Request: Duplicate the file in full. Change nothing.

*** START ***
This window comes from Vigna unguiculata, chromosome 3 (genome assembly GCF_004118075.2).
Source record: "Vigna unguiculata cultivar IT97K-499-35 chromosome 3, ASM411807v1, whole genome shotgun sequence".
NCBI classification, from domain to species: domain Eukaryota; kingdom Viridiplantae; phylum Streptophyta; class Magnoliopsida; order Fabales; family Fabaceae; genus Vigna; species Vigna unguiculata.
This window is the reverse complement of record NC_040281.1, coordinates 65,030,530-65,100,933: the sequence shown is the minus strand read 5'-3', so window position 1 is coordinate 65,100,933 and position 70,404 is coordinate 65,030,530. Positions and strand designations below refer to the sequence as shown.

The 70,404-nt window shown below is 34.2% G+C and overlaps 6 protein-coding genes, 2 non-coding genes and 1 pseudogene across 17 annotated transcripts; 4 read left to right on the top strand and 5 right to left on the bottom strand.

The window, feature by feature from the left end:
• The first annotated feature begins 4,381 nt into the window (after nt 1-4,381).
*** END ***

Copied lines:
This window comes from Vigna unguiculata, chromosome 3 (genome assembly GCF_004118075.2).
Source record: "Vigna unguiculata cultivar IT97K-499-35 chromosome 3, ASM411807v1, whole genome shotgun sequence".
NCBI classification, from domain to species: domain Eukaryota; kingdom Viridiplantae; phylum Streptophyta; class Magnoliopsida; order Fabales; family Fabaceae; genus Vigna; species Vigna unguiculata.
This window is the reverse complement of record NC_040281.1, coordinates 65,030,530-65,100,933: the sequence shown is the minus strand read 5'-3', so window position 1 is coordinate 65,100,933 and position 70,404 is coordinate 65,030,530. Positions and strand designations below refer to the sequence as shown.

The 70,404-nt window shown below is 34.2% G+C and overlaps 6 protein-coding genes, 2 non-coding genes and 1 pseudogene across 17 annotated transcripts; 4 read left to right on the top strand and 5 right to left on the bottom strand.

The window, feature by feature from the left end:
• The first annotated feature begins 4,381 nt into the window (after nt 1-4,381).